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Sensory processing issues

How Your Child’s Sensory Processing Issues May Change Over Time

By The Understood Team

402Found this helpful

As kids grow older, their sensory processing issues may appear differently. Young children with sensory processing issues might be extremely fussy. In grade school, they might be awkward and have difficulty with transitions. And as teenagers, they may have trouble figuring out personal space. Learn more about how you can expect symptoms to change over time.

402Found this helpful
How Your Child’s Sensory Processing Issues May Change Over Time

Kids don’t outgrow sensory processing issues. But the signs change as kids get older. Here’s what you might see.

Baby
• Feels limp or stiff when held
• Doesn’t want to be cuddled
• Has problems eating or sleeping
• Can’t calm self; is extremely fussy
• Constantly needs to touch people or objects

Preschooler
• Is fussy about how clothes and shoes feel
• Constantly moves around; can’t seem to get comfortable
• Has frequent temper tantrums
• Is oversensitive to smells, lights and noise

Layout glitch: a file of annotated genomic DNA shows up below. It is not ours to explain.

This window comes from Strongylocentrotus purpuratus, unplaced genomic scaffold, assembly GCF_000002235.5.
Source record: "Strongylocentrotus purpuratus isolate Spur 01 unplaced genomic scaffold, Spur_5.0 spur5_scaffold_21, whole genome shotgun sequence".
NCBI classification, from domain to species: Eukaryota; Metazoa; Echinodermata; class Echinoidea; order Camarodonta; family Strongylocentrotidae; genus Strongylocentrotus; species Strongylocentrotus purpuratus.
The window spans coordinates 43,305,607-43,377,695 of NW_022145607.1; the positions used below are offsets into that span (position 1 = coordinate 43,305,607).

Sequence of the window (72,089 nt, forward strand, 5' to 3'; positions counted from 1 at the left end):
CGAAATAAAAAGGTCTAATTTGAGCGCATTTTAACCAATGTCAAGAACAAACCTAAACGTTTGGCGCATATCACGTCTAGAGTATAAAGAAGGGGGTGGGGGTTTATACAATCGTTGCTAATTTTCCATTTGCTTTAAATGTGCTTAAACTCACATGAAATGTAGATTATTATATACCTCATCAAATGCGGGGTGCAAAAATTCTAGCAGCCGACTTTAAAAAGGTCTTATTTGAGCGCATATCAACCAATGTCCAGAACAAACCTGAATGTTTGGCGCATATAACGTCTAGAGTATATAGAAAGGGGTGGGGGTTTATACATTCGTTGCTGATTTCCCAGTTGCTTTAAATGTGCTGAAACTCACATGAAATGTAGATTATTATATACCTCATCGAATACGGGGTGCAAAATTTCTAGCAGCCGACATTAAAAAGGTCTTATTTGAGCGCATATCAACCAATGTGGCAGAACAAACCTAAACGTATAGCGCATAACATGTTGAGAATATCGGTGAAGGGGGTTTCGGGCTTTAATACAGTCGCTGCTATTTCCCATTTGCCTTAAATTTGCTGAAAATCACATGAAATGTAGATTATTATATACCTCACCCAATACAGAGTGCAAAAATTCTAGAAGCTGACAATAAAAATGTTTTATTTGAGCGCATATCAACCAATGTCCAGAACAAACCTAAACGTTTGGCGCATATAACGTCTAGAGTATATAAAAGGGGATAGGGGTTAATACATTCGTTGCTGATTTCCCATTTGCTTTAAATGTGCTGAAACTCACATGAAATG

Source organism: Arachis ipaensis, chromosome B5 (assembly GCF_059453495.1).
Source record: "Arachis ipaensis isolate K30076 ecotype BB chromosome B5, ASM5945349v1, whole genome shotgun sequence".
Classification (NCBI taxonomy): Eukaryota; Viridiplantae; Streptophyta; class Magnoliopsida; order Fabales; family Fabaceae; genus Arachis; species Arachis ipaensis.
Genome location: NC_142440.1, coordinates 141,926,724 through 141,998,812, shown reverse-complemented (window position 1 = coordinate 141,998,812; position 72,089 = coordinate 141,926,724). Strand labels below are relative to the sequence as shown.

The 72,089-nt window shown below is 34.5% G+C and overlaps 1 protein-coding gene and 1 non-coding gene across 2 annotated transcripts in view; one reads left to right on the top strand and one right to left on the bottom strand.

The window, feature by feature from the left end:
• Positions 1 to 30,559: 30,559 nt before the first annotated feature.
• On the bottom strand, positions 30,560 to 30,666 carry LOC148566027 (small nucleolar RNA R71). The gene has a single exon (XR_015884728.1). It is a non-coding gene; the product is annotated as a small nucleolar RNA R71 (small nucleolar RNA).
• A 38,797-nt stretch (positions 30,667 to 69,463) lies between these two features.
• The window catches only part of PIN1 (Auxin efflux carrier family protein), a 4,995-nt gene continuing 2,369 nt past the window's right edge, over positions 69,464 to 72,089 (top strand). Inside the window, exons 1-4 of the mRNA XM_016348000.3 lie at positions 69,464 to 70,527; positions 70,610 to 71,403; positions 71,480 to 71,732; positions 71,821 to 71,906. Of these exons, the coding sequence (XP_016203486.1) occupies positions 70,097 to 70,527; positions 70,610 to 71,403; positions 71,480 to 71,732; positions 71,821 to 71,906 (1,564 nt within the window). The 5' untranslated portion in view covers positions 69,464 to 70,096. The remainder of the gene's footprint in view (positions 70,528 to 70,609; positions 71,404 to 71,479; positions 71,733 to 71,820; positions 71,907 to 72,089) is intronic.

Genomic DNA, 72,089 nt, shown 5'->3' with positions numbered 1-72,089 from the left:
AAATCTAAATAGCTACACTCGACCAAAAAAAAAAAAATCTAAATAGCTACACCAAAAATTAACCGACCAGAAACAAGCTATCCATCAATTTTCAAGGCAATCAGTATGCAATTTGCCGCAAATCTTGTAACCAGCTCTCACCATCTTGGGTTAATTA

• Finds the playground overwhelming

Grade-schooler
• May play too rough with others
• Appears awkward in social settings
• Has trouble with writing utensils, buttons, zippers, etc.
• Has a hard time making transitions between places or activities

Middle-schooler
• Is afraid to try new things
• Acts impulsively
• Doesn’t finish tasks; is easily distracted and fidgety
• Struggles to understand personal space
• Has clumsy, uncoordinated movements; has trouble playing sports

High-schooler
• Feels anxious or depressed in social settings
• Is resistant to changes in routine or trying new things
• Has trouble staying focused
• Is slow to complete tasks
• Has difficulty understanding and responding to physical touch, which can cause trouble with dating
Graphic of How your child's sensory processing issues may change over time
Graphic of How your child's sensory processing issues may change over time

About the Author

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The Understood Team

The Understood team is composed of passionate writers, editors and community moderators, many of whom have children with learning and attention issues.

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Reviewed by Sheldon H. Horowitz, Ed.D. Feb 12, 2014 Feb 12, 2014

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